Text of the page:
In the end, I only properly came to this on Sunday, and it took quite a while to solve clue 12! That made working things out a bit tricky, to say the least… still, eventually it became clear that 31 SEARCH might have to be entered as something else to fit with its crossing entries, and that something else was an anagram, namely ESCHAR (how lucky that Ifor’s recent puzzle taught us all the anagrams of Search!) And with that (about an hour or so’s solving time) I was away.

The rest was, mostly, pretty uneventful, a smooth ride to the finis through a cracking set of clues, the “search” one being probably my favourite for its tribute to a modern search engine (well, “ask Jeeves” anyway); also the (semi) &lit. in 21. Working out the grid shape was also not too bad, and came fairly naturally from the symmetry. Eventually, it was down to just a few gaps, and then finally there was just the mystery of 7. “Prised”, so after resorting it might be Prides. Yeah, I’ll go with that.

So, to the perimeter. Not Prides after all, apparently, as it didn’t take long to realise that the ten-word phrase was “six of one and half a dozen of the other”. But of course. So IR?D?S instead, or (eventually) Raised (Rai + sed, a charade but an obscure one!) giving IRADES as the entry. And that 13-letter word was HEXADACTYLOUS, or “six-digited”, ie 6.

Which leaves just the highlighting, and the mysterious comment about a link to the bizarre title and the initial grid. Probably took as long as the rest of the puzzle in some respects… until I realised that the initial grid was literally the grid we were given to start with, containing 12, 6 and four bars making a plus sign. “Twelve add six”, then — only that wouldn’t give a unique solution… so “twelve and six”. Sounds like something to do with old money, so maybe that’s the link to the title. Perhaps it used to be called a “po”? Or maybe not. It’s a mystery that may never be resolved… until another solve pointed out that 12s6d = 5/8th of “one pound”, or “ONE PO[und]”. Oh.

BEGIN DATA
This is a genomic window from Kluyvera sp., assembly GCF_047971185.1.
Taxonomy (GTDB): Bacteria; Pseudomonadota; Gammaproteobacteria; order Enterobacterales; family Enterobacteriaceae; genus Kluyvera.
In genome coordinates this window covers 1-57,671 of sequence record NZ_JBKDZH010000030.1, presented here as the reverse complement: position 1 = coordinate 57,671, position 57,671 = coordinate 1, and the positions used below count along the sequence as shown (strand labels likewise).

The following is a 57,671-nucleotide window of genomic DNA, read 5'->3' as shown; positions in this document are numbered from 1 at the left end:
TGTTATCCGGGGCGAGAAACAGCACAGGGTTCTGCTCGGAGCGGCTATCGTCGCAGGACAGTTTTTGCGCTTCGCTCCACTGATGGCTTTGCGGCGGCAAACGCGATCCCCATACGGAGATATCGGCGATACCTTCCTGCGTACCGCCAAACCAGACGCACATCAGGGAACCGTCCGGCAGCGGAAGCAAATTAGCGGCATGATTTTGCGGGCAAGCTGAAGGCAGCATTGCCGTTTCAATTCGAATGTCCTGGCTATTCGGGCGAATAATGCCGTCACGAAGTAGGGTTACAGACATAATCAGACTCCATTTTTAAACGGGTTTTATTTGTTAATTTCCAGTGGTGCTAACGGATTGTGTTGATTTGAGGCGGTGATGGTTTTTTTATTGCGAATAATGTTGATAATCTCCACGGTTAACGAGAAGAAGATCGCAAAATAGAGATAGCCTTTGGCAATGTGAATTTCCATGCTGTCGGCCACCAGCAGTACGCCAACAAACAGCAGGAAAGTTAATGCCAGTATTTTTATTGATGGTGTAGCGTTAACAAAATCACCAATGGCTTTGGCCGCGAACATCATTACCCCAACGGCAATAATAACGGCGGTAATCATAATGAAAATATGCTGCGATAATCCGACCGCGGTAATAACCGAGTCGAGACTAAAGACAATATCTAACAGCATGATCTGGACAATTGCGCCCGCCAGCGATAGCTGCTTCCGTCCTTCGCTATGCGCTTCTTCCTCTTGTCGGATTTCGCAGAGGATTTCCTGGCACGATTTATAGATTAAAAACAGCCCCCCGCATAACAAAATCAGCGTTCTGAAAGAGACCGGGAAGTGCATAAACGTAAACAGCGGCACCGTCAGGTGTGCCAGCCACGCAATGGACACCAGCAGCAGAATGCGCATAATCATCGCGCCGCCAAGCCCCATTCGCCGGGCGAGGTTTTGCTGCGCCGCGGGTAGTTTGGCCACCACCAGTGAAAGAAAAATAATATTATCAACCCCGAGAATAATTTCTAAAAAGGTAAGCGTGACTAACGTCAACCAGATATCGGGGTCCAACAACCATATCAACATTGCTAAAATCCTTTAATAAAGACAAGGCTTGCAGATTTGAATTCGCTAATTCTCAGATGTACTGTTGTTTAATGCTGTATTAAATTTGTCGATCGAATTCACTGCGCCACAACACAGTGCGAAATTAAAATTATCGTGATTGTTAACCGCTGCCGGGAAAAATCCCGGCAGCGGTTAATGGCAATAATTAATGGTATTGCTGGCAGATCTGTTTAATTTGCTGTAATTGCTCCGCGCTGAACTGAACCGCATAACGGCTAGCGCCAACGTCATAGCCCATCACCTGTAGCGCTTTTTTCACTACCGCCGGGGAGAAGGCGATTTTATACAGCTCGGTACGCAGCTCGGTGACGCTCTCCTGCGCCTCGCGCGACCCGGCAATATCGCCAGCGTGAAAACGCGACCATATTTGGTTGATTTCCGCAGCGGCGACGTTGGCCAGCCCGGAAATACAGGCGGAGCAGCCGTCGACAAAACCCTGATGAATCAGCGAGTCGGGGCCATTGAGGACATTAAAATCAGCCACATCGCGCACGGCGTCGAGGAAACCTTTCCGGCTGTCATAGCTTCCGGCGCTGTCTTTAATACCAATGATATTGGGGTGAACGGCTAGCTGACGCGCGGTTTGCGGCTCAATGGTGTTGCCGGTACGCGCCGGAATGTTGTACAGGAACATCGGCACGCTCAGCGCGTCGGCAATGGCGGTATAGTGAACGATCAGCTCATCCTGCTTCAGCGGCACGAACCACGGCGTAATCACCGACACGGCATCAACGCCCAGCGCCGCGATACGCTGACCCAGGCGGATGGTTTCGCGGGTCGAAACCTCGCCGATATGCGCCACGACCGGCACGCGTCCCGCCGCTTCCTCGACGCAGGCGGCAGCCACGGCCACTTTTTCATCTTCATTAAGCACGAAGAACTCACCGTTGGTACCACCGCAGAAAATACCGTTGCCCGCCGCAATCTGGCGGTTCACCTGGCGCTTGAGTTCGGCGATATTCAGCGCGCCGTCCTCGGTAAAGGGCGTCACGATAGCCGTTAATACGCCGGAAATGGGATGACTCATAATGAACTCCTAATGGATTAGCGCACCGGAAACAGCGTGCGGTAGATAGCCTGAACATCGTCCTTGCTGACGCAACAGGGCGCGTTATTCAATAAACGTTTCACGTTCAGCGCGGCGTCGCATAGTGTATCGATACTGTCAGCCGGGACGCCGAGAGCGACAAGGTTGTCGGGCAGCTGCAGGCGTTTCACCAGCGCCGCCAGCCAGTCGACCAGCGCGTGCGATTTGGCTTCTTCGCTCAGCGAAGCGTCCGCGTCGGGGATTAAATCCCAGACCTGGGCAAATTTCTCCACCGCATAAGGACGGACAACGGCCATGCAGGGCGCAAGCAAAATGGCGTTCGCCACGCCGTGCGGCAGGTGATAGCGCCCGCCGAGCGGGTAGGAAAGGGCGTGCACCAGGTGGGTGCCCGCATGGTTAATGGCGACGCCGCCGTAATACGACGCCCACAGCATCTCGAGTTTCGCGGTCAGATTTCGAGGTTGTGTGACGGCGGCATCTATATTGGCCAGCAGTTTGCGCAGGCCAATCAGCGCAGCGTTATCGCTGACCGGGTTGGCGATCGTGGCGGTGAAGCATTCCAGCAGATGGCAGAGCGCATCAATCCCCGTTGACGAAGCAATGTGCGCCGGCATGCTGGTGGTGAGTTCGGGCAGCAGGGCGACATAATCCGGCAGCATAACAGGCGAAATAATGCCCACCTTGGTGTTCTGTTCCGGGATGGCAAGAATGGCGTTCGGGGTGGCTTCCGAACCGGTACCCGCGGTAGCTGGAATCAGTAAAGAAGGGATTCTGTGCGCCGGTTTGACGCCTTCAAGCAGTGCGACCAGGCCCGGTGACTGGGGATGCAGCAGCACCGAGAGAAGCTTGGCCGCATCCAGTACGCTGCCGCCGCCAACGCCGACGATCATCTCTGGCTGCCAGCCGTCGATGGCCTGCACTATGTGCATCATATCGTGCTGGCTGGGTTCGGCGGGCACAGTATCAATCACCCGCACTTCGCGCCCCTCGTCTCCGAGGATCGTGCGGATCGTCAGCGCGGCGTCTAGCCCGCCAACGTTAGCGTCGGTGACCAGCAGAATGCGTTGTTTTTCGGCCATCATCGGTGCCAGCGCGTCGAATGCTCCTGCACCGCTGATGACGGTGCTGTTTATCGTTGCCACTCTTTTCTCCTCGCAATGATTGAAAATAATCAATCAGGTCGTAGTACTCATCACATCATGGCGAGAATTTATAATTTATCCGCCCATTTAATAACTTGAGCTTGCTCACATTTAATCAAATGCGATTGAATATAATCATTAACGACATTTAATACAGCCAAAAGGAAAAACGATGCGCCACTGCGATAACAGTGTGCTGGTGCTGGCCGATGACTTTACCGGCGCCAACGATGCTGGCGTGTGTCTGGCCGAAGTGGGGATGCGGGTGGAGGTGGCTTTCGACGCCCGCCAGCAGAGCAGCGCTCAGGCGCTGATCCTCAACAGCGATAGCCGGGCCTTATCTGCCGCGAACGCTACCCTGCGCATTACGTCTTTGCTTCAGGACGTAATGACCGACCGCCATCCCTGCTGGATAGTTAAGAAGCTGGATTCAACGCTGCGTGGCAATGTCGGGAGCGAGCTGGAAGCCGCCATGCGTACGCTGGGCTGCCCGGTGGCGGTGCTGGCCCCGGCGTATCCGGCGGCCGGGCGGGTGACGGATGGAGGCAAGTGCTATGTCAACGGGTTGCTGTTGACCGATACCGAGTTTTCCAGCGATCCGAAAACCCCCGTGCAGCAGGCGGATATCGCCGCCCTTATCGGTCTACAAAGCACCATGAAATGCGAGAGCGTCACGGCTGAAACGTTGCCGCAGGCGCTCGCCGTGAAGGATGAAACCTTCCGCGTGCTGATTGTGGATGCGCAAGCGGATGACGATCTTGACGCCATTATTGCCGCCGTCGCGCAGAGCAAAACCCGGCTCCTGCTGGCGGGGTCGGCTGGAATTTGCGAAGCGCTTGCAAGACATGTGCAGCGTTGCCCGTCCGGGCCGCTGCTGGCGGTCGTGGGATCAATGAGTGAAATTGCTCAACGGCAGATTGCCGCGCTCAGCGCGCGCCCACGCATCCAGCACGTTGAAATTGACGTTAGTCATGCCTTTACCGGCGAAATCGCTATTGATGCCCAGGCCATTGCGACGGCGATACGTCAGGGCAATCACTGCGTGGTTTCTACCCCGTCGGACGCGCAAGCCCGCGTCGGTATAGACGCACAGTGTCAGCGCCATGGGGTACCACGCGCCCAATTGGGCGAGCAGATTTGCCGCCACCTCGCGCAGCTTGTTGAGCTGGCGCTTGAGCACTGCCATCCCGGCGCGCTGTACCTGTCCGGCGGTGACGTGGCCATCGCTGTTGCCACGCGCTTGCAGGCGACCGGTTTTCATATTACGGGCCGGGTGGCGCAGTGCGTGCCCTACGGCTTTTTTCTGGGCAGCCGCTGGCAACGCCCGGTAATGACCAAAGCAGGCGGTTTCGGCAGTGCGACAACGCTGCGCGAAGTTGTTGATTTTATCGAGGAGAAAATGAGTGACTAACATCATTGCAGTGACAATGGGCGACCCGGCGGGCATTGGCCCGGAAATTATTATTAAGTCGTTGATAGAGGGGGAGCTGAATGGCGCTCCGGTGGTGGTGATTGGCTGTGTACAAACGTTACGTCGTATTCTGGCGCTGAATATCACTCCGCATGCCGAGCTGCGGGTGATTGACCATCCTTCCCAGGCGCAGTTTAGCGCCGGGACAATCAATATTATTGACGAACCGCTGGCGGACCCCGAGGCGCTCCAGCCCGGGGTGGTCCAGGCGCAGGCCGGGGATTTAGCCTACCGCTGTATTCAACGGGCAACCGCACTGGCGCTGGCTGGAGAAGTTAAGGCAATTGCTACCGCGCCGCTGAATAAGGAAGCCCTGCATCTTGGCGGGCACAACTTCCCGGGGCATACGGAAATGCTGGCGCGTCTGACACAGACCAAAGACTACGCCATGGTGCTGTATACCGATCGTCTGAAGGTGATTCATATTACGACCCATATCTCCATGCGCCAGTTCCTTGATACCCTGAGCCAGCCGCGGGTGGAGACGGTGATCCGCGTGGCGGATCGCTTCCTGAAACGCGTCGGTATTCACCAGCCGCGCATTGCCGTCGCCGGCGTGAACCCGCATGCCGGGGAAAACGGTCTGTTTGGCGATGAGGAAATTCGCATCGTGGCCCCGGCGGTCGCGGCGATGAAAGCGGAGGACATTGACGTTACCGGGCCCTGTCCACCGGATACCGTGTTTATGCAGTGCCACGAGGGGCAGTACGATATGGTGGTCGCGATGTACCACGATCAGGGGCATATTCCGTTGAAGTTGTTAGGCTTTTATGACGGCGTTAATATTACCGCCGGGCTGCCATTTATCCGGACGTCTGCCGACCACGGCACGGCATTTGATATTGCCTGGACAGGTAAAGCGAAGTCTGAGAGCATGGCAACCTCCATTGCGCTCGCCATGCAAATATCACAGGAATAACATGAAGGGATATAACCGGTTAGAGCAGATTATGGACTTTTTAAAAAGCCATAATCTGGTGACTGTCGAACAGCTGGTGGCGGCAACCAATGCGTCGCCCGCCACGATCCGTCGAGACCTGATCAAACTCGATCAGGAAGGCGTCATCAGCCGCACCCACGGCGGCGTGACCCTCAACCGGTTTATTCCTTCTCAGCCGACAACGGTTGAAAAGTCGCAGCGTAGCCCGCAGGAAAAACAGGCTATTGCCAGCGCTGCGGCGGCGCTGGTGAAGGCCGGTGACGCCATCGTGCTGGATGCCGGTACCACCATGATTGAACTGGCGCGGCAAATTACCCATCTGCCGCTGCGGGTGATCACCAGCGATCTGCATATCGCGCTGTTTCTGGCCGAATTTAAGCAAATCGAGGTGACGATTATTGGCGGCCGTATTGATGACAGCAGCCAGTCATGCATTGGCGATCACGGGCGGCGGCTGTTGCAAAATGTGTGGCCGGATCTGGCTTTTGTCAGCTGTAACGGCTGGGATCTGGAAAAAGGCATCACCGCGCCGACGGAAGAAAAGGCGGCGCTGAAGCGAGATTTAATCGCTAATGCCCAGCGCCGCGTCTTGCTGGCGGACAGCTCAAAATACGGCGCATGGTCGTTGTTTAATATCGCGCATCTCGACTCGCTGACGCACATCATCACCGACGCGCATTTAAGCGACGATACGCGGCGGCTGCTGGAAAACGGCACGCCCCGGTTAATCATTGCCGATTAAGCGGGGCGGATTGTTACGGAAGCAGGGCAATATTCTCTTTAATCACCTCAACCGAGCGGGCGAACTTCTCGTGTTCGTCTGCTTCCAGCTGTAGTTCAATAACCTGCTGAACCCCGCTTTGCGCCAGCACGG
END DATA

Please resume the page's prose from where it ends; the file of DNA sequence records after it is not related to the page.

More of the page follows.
So, a pleasant little romp through various thematic 6s and 12s, all tied together in a well-constructed grid, and not too tricky. Also, look at the date this was published! December 6th, or 6/12…

Lovely stuff, Artix.


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Listener No 4323: ONEPO by Artix

Posted by Dave Hennings on 26 December 2014

Well… it’s the day after Christmas, and I hope you all had a Happy Christmas Day and will have an enjoyable and Successful Listener Year.

Listener 4323It seems that I failed with Radix’s endgame last week: Robotics needed to be entered below the grid as the real title of the puzzle, rather than my Primordials. I’m afraid that, although Stiff Listener-like Special is a perfect clue to Robotics, as far as I am concerned, it represents what was missing from the puzzle/quotation, rather than what it was actually about. Ah well, c’est la vie.

On with this week’s puzzle from Artix, his second Listener. His first, No 4211 One Shot at a Time, concerned the attempted assassination of Theodore Roosevelt, despite the fact that it looked like it was going to be about golf! It was a tricky puzzle, and I expected nothing less here.

I’m afraid that time prevents a detailed blog, but suffice it to say that it was a devious little number. The reference in the preamble to clue 12 During break from work, men may go here was easy to solve, the answer being RESORT. Thus twelve answers would need to be anagrammed before entry. That provided a useful early bit of knowledge.

However, anyone who immediately solved 1 Alpine grower to wallow in 15 formerly was really off to a flying start. Sadly, this didn’t include me. I assumed that I would have to wait until I solved clue 15. Instead, I would have to wait until I realised that prior to the 15 category of cinema classification came AA. (The History of British Film Censorship makes for tortuously complicated and confusing reading.)

So, the answer to 1 was AROLLA (ROLL in AA) and it eventually proved to intersect 8 Aggressor who’s extended muzzle to compel Capone, say, to hide one, which was GARIAL, resorted to give ARGALI! This meant that the square in the top left corner was isolated, as was every alternate square in the perimeter.

The above sentence took about a minute to write, whereas it actually took me about three hours to fathom out.

As the grid neared completion, it was the D and Z in the bottom row that enabled the little grey cells to resolve the perimeter as SIX OF ONE AND HALF A DOZEN OF THE OTHER followed fairly soon by HEXADACTYLOUS. That only left the single letter from each column to rationalise. Surprisingly, I stumbled on TWELVE quite quickly. AND SIX came a short while later.